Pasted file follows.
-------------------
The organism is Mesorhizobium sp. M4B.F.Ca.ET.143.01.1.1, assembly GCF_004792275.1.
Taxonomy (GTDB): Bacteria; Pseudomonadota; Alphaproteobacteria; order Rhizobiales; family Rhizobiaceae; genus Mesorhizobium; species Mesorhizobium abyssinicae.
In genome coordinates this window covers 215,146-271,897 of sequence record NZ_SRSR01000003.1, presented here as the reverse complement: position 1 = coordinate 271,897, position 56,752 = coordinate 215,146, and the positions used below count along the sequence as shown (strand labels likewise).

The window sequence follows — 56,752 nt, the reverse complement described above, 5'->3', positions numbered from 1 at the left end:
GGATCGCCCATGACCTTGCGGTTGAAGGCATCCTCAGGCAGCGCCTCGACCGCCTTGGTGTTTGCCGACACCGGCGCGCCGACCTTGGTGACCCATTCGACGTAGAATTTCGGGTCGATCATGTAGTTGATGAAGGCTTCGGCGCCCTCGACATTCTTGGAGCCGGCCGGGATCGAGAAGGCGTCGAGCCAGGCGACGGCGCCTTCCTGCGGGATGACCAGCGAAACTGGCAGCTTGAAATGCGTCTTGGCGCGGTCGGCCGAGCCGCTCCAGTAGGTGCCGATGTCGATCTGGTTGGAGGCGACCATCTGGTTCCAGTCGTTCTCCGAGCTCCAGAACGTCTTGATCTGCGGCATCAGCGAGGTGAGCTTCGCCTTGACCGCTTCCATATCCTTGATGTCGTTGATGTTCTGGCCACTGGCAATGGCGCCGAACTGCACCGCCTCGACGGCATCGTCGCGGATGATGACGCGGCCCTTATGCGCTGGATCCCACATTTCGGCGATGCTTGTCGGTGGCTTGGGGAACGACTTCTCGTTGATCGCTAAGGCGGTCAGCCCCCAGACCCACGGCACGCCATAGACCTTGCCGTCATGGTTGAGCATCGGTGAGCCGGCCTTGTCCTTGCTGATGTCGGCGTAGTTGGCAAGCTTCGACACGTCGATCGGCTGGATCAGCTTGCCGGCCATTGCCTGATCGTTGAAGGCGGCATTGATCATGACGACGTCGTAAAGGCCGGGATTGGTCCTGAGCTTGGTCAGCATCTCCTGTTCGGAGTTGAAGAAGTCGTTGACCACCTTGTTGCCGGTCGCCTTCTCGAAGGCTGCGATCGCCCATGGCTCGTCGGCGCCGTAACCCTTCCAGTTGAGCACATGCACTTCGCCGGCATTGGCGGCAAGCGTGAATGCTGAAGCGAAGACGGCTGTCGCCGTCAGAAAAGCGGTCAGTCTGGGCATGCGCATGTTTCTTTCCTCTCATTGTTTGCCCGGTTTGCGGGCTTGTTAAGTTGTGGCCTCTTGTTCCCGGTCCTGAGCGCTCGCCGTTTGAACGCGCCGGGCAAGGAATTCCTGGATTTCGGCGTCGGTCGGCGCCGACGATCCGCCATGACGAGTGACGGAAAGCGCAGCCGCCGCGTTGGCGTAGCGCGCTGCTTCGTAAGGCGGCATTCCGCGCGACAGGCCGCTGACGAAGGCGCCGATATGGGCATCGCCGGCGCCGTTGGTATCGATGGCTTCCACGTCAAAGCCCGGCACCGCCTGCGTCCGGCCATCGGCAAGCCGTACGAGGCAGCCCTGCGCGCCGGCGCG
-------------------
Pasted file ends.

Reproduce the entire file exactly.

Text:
The organism is Mesorhizobium sp. M4B.F.Ca.ET.143.01.1.1, assembly GCF_004792275.1.
Taxonomy (GTDB): Bacteria; Pseudomonadota; Alphaproteobacteria; order Rhizobiales; family Rhizobiaceae; genus Mesorhizobium; species Mesorhizobium abyssinicae.
In genome coordinates this window covers 215,146-271,897 of sequence record NZ_SRSR01000003.1, presented here as the reverse complement: position 1 = coordinate 271,897, position 56,752 = coordinate 215,146, and the positions used below count along the sequence as shown (strand labels likewise).

The window sequence follows — 56,752 nt, the reverse complement described above, 5'->3', positions numbered from 1 at the left end:
GGATCGCCCATGACCTTGCGGTTGAAGGCATCCTCAGGCAGCGCCTCGACCGCCTTGGTGTTTGCCGACACCGGCGCGCCGACCTTGGTGACCCATTCGACGTAGAATTTCGGGTCGATCATGTAGTTGATGAAGGCTTCGGCGCCCTCGACATTCTTGGAGCCGGCCGGGATCGAGAAGGCGTCGAGCCAGGCGACGGCGCCTTCCTGCGGGATGACCAGCGAAACTGGCAGCTTGAAATGCGTCTTGGCGCGGTCGGCCGAGCCGCTCCAGTAGGTGCCGATGTCGATCTGGTTGGAGGCGACCATCTGGTTCCAGTCGTTCTCCGAGCTCCAGAACGTCTTGATCTGCGGCATCAGCGAGGTGAGCTTCGCCTTGACCGCTTCCATATCCTTGATGTCGTTGATGTTCTGGCCACTGGCAATGGCGCCGAACTGCACCGCCTCGACGGCATCGTCGCGGATGATGACGCGGCCCTTATGCGCTGGATCCCACATTTCGGCGATGCTTGTCGGTGGCTTGGGGAACGACTTCTCGTTGATCGCTAAGGCGGTCAGCCCCCAGACCCACGGCACGCCATAGACCTTGCCGTCATGGTTGAGCATCGGTGAGCCGGCCTTGTCCTTGCTGATGTCGGCGTAGTTGGCAAGCTTCGACACGTCGATCGGCTGGATCAGCTTGCCGGCCATTGCCTGATCGTTGAAGGCGGCATTGATCATGACGACGTCGTAAAGGCCGGGATTGGTCCTGAGCTTGGTCAGCATCTCCTGTTCGGAGTTGAAGAAGTCGTTGACCACCTTGTTGCCGGTCGCCTTCTCGAAGGCTGCGATCGCCCATGGCTCGTCGGCGCCGTAACCCTTCCAGTTGAGCACATGCACTTCGCCGGCATTGGCGGCAAGCGTGAATGCTGAAGCGAAGACGGCTGTCGCCGTCAGAAAAGCGGTCAGTCTGGGCATGCGCATGTTTCTTTCCTCTCATTGTTTGCCCGGTTTGCGGGCTTGTTAAGTTGTGGCCTCTTGTTCCCGGTCCTGAGCGCTCGCCGTTTGAACGCGCCGGGCAAGGAATTCCTGGATTTCGGCGTCGGTCGGCGCCGACGATCCGCCATGACGAGTGACGGAAAGCGCAGCCGCCGCGTTGGCGTAGCGCGCTGCTTCGTAAGGCGGCATTCCGCGCGACAGGCCGCTGACGAAGGCGCCGATATGGGCATCGCCGGCGCCGTTGGTATCGATGGCTTCCACGTCAAAGCCCGGCACCGCCTGCGTCCGGCCATCGGCAAGCCGTACGAGGCAGCCCTGCGCGCCGGCGCG